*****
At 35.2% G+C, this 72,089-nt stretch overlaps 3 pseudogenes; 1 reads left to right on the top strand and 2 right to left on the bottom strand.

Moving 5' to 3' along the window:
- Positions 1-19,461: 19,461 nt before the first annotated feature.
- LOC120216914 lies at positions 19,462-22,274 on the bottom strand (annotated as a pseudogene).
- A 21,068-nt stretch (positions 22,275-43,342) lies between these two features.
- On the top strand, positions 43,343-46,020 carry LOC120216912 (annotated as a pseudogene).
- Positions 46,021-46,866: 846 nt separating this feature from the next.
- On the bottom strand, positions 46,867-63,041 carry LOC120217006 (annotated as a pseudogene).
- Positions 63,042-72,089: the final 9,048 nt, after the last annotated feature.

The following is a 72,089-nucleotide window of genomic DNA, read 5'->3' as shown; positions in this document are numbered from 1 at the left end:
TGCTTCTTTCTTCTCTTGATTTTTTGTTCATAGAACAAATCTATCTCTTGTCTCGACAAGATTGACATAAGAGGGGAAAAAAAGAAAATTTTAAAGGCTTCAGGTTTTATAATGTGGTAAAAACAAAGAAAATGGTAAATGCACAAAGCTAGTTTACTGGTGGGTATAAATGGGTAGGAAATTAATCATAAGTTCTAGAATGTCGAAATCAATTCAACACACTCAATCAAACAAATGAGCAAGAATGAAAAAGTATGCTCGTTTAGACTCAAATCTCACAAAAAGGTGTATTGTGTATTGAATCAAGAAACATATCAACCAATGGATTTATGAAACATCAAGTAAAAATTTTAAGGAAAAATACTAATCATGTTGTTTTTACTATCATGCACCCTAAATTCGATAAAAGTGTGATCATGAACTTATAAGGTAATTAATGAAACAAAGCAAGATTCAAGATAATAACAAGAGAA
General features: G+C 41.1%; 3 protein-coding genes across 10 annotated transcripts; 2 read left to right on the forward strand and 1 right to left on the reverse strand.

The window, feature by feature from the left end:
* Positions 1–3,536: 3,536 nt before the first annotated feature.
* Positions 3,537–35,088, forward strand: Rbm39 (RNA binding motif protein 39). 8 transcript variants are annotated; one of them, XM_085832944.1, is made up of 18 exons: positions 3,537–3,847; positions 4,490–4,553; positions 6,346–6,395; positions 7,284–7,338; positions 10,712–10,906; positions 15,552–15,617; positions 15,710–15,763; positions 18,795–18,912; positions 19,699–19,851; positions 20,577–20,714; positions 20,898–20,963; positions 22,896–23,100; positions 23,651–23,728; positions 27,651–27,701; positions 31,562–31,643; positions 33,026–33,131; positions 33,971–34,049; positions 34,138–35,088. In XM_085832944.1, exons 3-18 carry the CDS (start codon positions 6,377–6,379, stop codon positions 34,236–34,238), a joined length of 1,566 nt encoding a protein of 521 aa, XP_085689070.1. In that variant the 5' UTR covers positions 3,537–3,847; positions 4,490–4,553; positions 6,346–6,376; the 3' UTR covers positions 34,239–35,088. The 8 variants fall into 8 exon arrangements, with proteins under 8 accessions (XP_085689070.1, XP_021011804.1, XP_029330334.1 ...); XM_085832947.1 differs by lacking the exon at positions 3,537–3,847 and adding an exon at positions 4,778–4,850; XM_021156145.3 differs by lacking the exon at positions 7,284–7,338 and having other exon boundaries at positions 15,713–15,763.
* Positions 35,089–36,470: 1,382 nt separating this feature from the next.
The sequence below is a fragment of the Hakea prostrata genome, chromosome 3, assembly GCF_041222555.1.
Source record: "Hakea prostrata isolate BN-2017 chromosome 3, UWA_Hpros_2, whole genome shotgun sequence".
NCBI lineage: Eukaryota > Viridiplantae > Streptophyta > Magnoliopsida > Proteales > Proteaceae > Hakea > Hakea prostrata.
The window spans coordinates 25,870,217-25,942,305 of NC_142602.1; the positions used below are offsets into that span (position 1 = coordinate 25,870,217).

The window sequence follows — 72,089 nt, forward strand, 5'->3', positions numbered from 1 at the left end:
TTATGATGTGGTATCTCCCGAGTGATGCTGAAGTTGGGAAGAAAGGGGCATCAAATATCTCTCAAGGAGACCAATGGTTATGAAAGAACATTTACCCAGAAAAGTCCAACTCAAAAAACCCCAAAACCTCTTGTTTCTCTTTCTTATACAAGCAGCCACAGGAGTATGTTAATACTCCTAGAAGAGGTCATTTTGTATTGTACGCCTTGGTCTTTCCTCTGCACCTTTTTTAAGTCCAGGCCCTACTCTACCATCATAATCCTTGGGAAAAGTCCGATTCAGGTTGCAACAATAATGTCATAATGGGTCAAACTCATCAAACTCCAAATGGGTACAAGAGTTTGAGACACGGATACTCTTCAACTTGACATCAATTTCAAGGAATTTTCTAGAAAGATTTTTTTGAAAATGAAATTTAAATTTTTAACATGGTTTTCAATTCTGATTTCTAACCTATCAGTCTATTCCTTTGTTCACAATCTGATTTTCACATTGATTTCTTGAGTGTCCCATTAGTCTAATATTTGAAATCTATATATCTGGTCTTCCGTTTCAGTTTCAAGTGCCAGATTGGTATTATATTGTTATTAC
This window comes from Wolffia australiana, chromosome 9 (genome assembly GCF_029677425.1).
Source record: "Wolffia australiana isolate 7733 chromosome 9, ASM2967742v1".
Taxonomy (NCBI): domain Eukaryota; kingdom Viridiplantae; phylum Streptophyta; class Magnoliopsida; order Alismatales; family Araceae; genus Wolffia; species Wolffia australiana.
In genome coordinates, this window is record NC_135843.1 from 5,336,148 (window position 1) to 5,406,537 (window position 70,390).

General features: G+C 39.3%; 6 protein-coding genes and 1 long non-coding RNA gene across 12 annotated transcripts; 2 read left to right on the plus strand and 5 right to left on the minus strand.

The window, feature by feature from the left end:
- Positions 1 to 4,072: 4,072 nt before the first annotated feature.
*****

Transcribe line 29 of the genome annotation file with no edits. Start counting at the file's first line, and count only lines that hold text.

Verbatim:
- Positions 1 to 4,072: 4,072 nt before the first annotated feature.